For the 105 million North Americans who have too-high blood sugar levels, memories and sweets don’t go together. According to the journal Neurology, even for people who have normal blood sugar levels (70 to 100 mg/dL fasting), high-normal levels dampen verbal recall more than lower-normal levels do.
What does this mean for you? Your ability to learn and consolidate memories is affected by your diet, physical activity and stress management. (Soon we expect a smartphone app and attachment that give minute-to-minute blood sugar readings – you’ll know which foods and activities are protecting or damaging your memory.)
So, to reduce your risk of memory problems, here’s a simple plan:
1. Guard against midsection belly fat, which is linked to dementia, by eliminating added sugars and sugar syrups, any grain that isn’t 100 percent whole, and saturated and trans fats.
2. Get up and moving – sitting down too many hours a day raises triglyceride levels, lowers good HDL cholesterol and triggers insulin insensitivity (a hallmark of Type 2 diabetes). Dr. Mike’s treadmill desk is one smart solution; so is walking for 10 minutes after every 90 minutes of sitting. And start a daily walking routine, heading for 10,000 steps a day.
3. Reduce your stress with 10 to 20 minutes of meditation using progressive relaxation, mindfulness or breathing routines.
Foods banned abroad
Here are three food additives other countries ban but the Food and Drug Administration says are acceptable:
1. Ractopamine: This beta-agonist is used to increase meatiness in 30 percent to 50 percent of cows, hogs and turkeys raised in North America. Russia stopped imports of North American meats because of ractopamine residue, and 160 countries ban its use in livestock. Why? Beta-agonists in pork sickened hundreds in China, and long-term consumption may trigger ADHD and chromosomal changes. Solution: Buy ractopamine-free organic turkey and nix red meat; it boosts risk of heart disease, diabetes and premature death.
2. Brominated vegetable oil (BVO): Used to help sodas and fruit-flavored drinks retain their artificial coloring, brominate (a flame retardant) may cause neurological problems, changes in thyroid hormones and early-onset puberty. It’s banned by 100 countries. Solution? Read beverage labels, and don’t buy ones with BVO – and stick with no-sugar-added natural beverages, water and black coffee or even caffeinated water.
3. Olestra: A fat-blocker added to snacks such as chips inhibits absorption of fat-soluble vitamins E, D, A and K and may cause dangerous declines in beta-carotene and lycopene levels. Canada and the U.K. say no. Solution: Reduce your fat absorption by eliminating saturated and trans fats from your plate; choose heart-friendly olive oil, walnuts, almonds and omega-3 fatty acids in salmon and sea trout.
Postponing knee replacement
You don’t have to accept the pain or physical limitations of knee osteoarthritis.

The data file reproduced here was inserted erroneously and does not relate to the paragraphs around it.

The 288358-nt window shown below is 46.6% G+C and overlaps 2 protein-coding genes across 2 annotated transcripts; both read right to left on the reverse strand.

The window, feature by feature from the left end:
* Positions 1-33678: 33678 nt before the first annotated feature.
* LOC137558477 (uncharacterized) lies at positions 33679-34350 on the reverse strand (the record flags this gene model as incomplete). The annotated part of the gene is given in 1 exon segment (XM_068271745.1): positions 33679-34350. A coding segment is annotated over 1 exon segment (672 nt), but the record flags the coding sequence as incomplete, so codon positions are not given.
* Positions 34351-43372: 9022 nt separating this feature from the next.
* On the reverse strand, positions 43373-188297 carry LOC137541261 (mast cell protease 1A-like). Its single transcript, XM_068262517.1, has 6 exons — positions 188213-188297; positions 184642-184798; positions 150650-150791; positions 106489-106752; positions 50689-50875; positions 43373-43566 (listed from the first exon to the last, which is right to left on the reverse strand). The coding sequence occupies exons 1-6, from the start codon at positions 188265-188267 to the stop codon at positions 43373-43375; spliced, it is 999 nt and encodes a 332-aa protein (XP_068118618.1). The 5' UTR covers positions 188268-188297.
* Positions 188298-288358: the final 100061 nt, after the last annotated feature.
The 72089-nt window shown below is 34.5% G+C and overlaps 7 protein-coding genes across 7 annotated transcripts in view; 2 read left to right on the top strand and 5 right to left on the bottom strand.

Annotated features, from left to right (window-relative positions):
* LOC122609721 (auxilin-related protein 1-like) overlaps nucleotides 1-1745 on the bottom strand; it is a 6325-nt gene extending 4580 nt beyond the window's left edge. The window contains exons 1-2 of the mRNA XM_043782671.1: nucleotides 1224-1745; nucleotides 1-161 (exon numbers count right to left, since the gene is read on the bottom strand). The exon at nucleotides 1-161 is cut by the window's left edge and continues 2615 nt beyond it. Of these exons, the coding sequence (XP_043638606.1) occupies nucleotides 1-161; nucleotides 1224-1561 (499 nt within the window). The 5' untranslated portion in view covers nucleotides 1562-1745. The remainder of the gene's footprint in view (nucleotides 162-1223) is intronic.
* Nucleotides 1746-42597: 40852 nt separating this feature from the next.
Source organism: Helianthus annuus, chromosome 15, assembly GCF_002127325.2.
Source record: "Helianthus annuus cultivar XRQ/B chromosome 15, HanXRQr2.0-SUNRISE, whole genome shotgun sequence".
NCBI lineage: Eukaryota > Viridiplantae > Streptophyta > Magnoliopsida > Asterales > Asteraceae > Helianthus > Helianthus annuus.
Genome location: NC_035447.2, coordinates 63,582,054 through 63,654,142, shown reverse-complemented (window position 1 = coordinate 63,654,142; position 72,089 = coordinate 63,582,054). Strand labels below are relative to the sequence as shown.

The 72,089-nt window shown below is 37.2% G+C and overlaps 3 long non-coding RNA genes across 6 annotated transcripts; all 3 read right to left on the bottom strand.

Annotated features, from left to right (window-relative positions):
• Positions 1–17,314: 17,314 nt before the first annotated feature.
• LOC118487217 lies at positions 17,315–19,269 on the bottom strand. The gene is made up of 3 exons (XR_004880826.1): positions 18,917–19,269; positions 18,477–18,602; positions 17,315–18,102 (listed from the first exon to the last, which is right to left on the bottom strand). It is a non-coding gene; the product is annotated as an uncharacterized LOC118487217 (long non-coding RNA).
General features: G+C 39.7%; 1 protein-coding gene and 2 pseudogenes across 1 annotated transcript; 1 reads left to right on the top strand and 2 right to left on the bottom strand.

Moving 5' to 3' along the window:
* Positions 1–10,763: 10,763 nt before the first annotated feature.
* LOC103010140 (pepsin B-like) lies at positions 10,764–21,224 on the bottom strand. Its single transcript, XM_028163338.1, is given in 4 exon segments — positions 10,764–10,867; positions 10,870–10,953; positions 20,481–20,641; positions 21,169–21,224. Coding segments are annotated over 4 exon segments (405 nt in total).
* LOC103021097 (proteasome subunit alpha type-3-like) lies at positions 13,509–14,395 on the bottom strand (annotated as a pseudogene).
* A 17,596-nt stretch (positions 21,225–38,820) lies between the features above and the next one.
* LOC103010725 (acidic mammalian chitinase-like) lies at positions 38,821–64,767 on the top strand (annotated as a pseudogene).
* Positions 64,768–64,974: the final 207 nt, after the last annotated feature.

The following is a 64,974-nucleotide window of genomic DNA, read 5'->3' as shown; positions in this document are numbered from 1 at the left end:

Since 1997, the initial go-to treatment for it has been injections into the joint of hyaluronic acid. Recently, however, the American Academy of Orthopaedic Surgeons declared that there isn’t proof of significant benefits. But then a new arthritis study found that the injections improved comfort and function significantly, helping people postpone total knee replacement up to three years. So what’s the smart step for you?
We bet the injections’ effectiveness depends on a few factors, including your weight, fitness level and nutrition. We suggest:
Then ask your doc about trying hyaluronic acid injections to see if they might help.
Avoiding MRSA’s mark
What daily risk do competitive high-school fencers face? Contact with unsterilized equipment carries a serious risk of infection with MRSA (methicillin-resistant Staphylococcus aureus), a nasty bacteria that can thrive on an unsanitized sensor wire worn underneath a fencer’s protective gear and passed around from team member to team member.
Fencing isn’t the only sport where there’s this risk; MRSA is common in wrestling and football teams. It’s ended many NFL careers. Currently Tampa Bay Buccaneers’ guard Carl Nicks and kicker Lawrence Tynes are off the field because of MRSA.
Anytime there is a chance of skin abrasions, physical contact and shared equipment and facilities, there’s a threat of MRSA contamination. The first sign may be a painful boil that requires draining; but unchecked, it can cause life-threatening infections in bones, blood, heart valves and lungs.
So here are tips from the Centers for Disease Control and Prevention on how to make all locker rooms more MRSA-resistant and protect athletes from an opponent who doesn’t ever play by the rules:
Taking the pressure off
A new study points out that it’s leisure-time exercise, not physical activity at work, that helps lower your risk of high blood pressure.
Four hours of leisure-time exercise a week cuts your risk of HBP by 19 percent compared with folks who don’t get any (that’s about 25 percent of North American adults). So even if you do physical work, put on your walking shoes (this will relieve a lot of stress) and stride at 100 steps per minute for 10 to 15 minutes; then increase your pace to 130 steps per minute for 2.5 minutes. Your goal is 10,000 steps daily.
But to protect yourself even more (105 million people in North American with diabetes or prediabetes are at increased risk of HBP), here are four foods that’ll move you toward, or keep you at, our recommended BP level of 115/75.